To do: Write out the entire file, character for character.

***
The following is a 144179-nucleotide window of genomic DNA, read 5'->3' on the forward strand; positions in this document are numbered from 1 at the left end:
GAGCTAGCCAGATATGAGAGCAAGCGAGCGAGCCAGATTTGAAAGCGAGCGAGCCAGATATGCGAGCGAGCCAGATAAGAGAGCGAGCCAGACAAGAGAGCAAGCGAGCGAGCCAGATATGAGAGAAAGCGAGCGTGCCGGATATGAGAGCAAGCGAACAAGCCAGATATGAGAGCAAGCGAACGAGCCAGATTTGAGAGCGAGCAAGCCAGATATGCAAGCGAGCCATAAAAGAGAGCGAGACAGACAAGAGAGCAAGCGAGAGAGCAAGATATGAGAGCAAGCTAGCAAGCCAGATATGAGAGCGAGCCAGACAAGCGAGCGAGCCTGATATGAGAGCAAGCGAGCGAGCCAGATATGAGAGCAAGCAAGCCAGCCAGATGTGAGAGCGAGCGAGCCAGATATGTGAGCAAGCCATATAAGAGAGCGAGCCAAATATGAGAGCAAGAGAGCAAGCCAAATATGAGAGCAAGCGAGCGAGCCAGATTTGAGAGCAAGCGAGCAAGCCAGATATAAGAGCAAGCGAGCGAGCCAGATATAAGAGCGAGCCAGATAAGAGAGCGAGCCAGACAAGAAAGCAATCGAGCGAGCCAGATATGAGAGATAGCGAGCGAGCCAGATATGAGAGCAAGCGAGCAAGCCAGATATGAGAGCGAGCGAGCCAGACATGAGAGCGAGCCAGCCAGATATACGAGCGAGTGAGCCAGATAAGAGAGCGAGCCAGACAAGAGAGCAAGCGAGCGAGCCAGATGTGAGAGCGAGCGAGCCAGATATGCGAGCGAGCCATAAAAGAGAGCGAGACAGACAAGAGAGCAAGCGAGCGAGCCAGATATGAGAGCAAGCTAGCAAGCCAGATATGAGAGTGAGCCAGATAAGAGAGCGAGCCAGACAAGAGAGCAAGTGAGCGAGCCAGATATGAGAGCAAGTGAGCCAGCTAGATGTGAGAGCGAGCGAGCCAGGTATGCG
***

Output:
The following is a 144179-nucleotide window of genomic DNA, read 5'->3' on the forward strand; positions in this document are numbered from 1 at the left end:
GAGCTAGCCAGATATGAGAGCAAGCGAGCGAGCCAGATTTGAAAGCGAGCGAGCCAGATATGCGAGCGAGCCAGATAAGAGAGCGAGCCAGACAAGAGAGCAAGCGAGCGAGCCAGATATGAGAGAAAGCGAGCGTGCCGGATATGAGAGCAAGCGAACAAGCCAGATATGAGAGCAAGCGAACGAGCCAGATTTGAGAGCGAGCAAGCCAGATATGCAAGCGAGCCATAAAAGAGAGCGAGACAGACAAGAGAGCAAGCGAGAGAGCAAGATATGAGAGCAAGCTAGCAAGCCAGATATGAGAGCGAGCCAGACAAGCGAGCGAGCCTGATATGAGAGCAAGCGAGCGAGCCAGATATGAGAGCAAGCAAGCCAGCCAGATGTGAGAGCGAGCGAGCCAGATATGTGAGCAAGCCATATAAGAGAGCGAGCCAAATATGAGAGCAAGAGAGCAAGCCAAATATGAGAGCAAGCGAGCGAGCCAGATTTGAGAGCAAGCGAGCAAGCCAGATATAAGAGCAAGCGAGCGAGCCAGATATAAGAGCGAGCCAGATAAGAGAGCGAGCCAGACAAGAAAGCAATCGAGCGAGCCAGATATGAGAGATAGCGAGCGAGCCAGATATGAGAGCAAGCGAGCAAGCCAGATATGAGAGCGAGCGAGCCAGACATGAGAGCGAGCCAGCCAGATATACGAGCGAGTGAGCCAGATAAGAGAGCGAGCCAGACAAGAGAGCAAGCGAGCGAGCCAGATGTGAGAGCGAGCGAGCCAGATATGCGAGCGAGCCATAAAAGAGAGCGAGACAGACAAGAGAGCAAGCGAGCGAGCCAGATATGAGAGCAAGCTAGCAAGCCAGATATGAGAGTGAGCCAGATAAGAGAGCGAGCCAGACAAGAGAGCAAGTGAGCGAGCCAGATATGAGAGCAAGTGAGCCAGCTAGATGTGAGAGCGAGCGAGCCAGGTATGCG